Beast, also known as Prince Adam, is the male protagonist in the 1991 classic Beauty and the Beast. A young prince who once lived a pampered life, he was notoriously selfish and unkind in his youth. As punishment for his cruel behavior, the prince was cursed by a mysterious Enchantress and transformed into a hideous beast. Only by loving another and earning their love in return, would the spell be broken.
He is voiced by Robby Benson.
Why He Is the Beast We All Know and Love
- His design as the Beast is beautifully drawn.
- His chemistry with Belle is amazing.
- Robby Benson did an amazing job voicing him.
- His human form is perfectly well drawn and one of the very few characters of the castle that’s more detailed, along with Mrs. Potts and Chip.
- He saved Belle from the wolves and took them on by himself, while getting a few scratches on his arm.
- Sometimes, while still intimidating, he can be somewhat entertaining at the same time. This is shown during his interactions with his servants, the famous dinner request sequence, or the Blame Game with Belle after the wolves scene.
- He is also brave, cunning, and determined. The castle staff even state that he really isn't that bad once you get to know him, he's just angry and very, very depressed.
- He sets Belle free after they discover that her father Maurice is lost in the snowy forest and dying of hypothermia looking for her, even if it means him losing his best and only chance of breaking the curse.
- He faces Gaston during the final battle, and he gives a colder delivery to Gaston to get out of his castle after defeating him and revealing him as the coward he truly is.
- Character development: Specifically, the Beast originally appeared to be irritable, temperamental, and stubborn, and came off as very mean and serious. He had a very bitter and negative, extremely cynical outlook, and was quick to become frustrated and give up when things did not work his way, showing a spoiled side to his personality. Once he begins to care for Belle after rescuing her from a pack of wolves, he becomes more agreeable and gentle. He even attempts to become civilized again for Belle's sake, relearning table manners and feeding birds.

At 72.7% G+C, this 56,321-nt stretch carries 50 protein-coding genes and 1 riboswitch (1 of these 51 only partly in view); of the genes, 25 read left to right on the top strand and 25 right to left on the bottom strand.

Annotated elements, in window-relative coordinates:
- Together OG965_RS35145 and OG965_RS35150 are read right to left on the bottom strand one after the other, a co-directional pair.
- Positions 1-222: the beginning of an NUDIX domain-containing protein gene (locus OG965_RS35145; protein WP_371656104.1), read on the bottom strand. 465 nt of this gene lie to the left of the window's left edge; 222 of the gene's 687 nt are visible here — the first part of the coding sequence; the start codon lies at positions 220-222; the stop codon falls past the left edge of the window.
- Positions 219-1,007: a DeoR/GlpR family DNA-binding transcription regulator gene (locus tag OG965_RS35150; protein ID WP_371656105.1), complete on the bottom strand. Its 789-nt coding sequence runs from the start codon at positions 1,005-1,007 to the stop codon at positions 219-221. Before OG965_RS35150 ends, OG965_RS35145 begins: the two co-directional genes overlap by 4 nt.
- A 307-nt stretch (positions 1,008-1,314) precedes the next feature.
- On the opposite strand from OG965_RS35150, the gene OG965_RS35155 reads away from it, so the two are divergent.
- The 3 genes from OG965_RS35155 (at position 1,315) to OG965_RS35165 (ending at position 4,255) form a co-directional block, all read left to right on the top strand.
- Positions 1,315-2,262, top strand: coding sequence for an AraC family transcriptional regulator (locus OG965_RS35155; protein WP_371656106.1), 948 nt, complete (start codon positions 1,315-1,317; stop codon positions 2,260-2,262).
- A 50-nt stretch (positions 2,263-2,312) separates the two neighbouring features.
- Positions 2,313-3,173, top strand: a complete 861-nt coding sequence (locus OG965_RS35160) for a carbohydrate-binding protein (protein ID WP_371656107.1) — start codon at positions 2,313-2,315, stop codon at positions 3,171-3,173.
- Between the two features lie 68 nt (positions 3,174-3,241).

- When Belle ventures into the West Wing, he loses his cool and dramatically roars at her to get out, which was very mean-spirted of him. Thankfully, he does feel remorse for doing so.
- His Descendants counterpart lacks charm that the original 1991 did. He is against the idea of welcoming the children of villains and doesn't come to their aid later on either. It's like his character development when back to his pre-character development.
- Although he got his personality back eventually, he got flanderized horribly in three cases:
- In Belle’s Magical World, he became a bigger jerk. He appears to be far more rude, selfish, temperamental, aggressive, hostile, childish, and bossy than he was in the original movie, and even overreacts over small things like a baby bird. In fact, Beast is so despicable in this film that he could very well be the film's metaphorical antagonist who makes Gaston (the the main antagonist of the first film) look heroic in comparison. To add insult to injury, Beast for some reason appears to inconsistently switch back and forth from being a nice person to back to his old rude and stubborn self between the segments in this film.
- While not as much as in Belle’s Magical World or the 2017 remake, the Beast was dumbed down and acts more like an eighth grader who’s never held a girl’s hand before.
- In the 2017 remake of the original movie, he is flanderized into a bigger jerk and his romantic chemistry with Belle is weak, unlike in the original, they spend less time unlike in the original and their emotional moments such as the argument in the west wing and Belle tending to the Beast’s wounds are butchered.